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BECCS: 10% of UK energy & net carbon cuts

By Dave Elliott

Bioenergy use combined with carbon capture and storage (BECCS) can deliver negative emissions, i.e. the net removal of CO2 from the atmosphere, whilst producing energy in the form of electricity, heat, gaseous and liquid fuels, according to the UK Energy Technologies Institute (ETI) in a new study. Some have serious doubts about the cost, viability, impacts and reliability of large scale carbon capture and storage (CCS). Some also see it as a diversion from proper mitigation measures such as renewables and as just a way to allow for continued use of fossil fuels. But some environmentalists are keen on BECCS as a green option that might redeem CCS, if it works. Then again some environmentalists are unhappy with large scale biomass combustion, especially if using imported wood pellets, and so oppose BECCS.

The ETI is clearly a supporter of BECCS. It says that ‘negative emissions provide important emissions ‘headroom’ as the UK transitions towards a low-carbon energy system, since the additional ‘breathing space’ afforded by negative emissions reduces the need for rapid emissions reductions in sectors such as heavy duty transport and aviation which are more difficult and expensive to decarbonise’. It reports that ‘evidence from ESME, the ETI’s peer-reviewed energy system modelling environment, suggests that by the 2050s, BECCS could deliver c.-55 million tonnes of net negative emissions per annum (approximately half our emissions target in 2050), whilst meeting c.10% of the UK’s future energy demand. This would reduce the cost of meeting the UK’s 2050 GHG emissions target by up to 1% of GDP’. It claims that BECCS deployment is achievable by 2030, since all major components of a BECCS system have now been demonstrated or ‘proven’ individually – significantly de-risking the full-system deployment’.

To back this up the ETI notes that ‘the scale of biomass in the UK today, and in particular its use in a large unit like Drax, produces CO2 in sufficient quantities to deliver economies of scale in the capture of CO2. On a smaller, but still important scale, the UK has the opportunity to fit CCS to existing bioethanol plants, as has been demonstrated in the USA’. It goes on, ‘although the UK has no large CCS projects, large scale underground storage in North Sea aquifers has been practised in Norway since 1996, and by 2017, 22 plants globally will be running CCS technology applications, spanning post-combustion and pre-combustion coal, natural gas steam reforming, bioenergy (corn to ethanol), and applications from power, gas production, refining, chemicals and steel’.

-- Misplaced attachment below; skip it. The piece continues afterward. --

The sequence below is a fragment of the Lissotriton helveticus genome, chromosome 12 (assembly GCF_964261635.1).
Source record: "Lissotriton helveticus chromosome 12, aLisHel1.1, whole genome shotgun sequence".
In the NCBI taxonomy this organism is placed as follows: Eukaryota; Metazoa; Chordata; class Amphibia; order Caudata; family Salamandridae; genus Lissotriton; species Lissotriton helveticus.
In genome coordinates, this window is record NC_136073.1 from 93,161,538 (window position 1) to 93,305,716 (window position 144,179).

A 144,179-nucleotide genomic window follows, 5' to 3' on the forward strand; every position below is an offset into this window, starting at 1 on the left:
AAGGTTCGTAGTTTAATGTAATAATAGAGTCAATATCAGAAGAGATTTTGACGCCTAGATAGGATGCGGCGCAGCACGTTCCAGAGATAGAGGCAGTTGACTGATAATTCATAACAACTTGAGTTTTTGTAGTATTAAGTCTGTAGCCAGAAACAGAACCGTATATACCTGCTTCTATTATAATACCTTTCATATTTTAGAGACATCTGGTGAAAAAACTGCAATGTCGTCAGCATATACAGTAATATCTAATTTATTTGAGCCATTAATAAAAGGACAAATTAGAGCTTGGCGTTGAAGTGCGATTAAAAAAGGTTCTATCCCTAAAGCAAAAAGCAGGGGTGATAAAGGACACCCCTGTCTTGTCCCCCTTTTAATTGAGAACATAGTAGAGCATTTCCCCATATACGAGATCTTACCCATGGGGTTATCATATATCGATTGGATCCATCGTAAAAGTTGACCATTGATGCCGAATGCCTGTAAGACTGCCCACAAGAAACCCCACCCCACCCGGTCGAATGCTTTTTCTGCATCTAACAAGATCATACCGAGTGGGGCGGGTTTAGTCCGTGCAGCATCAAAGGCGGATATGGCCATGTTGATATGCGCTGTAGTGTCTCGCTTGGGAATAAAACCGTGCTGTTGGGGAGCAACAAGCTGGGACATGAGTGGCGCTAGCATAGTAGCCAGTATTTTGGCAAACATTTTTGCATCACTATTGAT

As an example of current progress ETI reports that ‘TOKYO-Toshiba Corporation has recently been selected by Japan’s Ministry of the Environment to construct a carbon capture facility to capture over 500 tonnes of CO2 a day from the Mikawa Power Plant (49 MW). The plant aims to be operational by 2020, and it will become the world’s first power plant capable of capturing carbon from a biomass power plant, and therefore the first to deliver ‘negative emissions’’.

In terms of the UK, the report says that there is sufficient biomass resource available for a major BECCS programme: a consistent biomass feedstock planting rate of 30,000 hectares per annum, combined with moderate imports’, would be enough ‘to keep the UK on the required trajectory for meeting the 2050s bioenergy and negative emissions targets’. It says that 10% of energy, 130 TWh/yr final energy output, requires approximately 190 TWh/yr of biomass feedstock (a combination of imported and domestically grown feedstock and ~ 45 TWh of waste feedstock).’ It goes on: ‘Our analysis indicates that the additional domestic biomass feedstock production needs could be met by converting 1.4 million hectares of UK agricultural land to bioenergy crops and forestry by the 2050s.’  It adds: ‘Work completed for us by ADAS suggests that with small changes to farming practices and food waste, there could be sufficient spare land in the UK agricultural system to meet this requirement of 1.4 million hectares of land without impacting existing levels of UK food security’.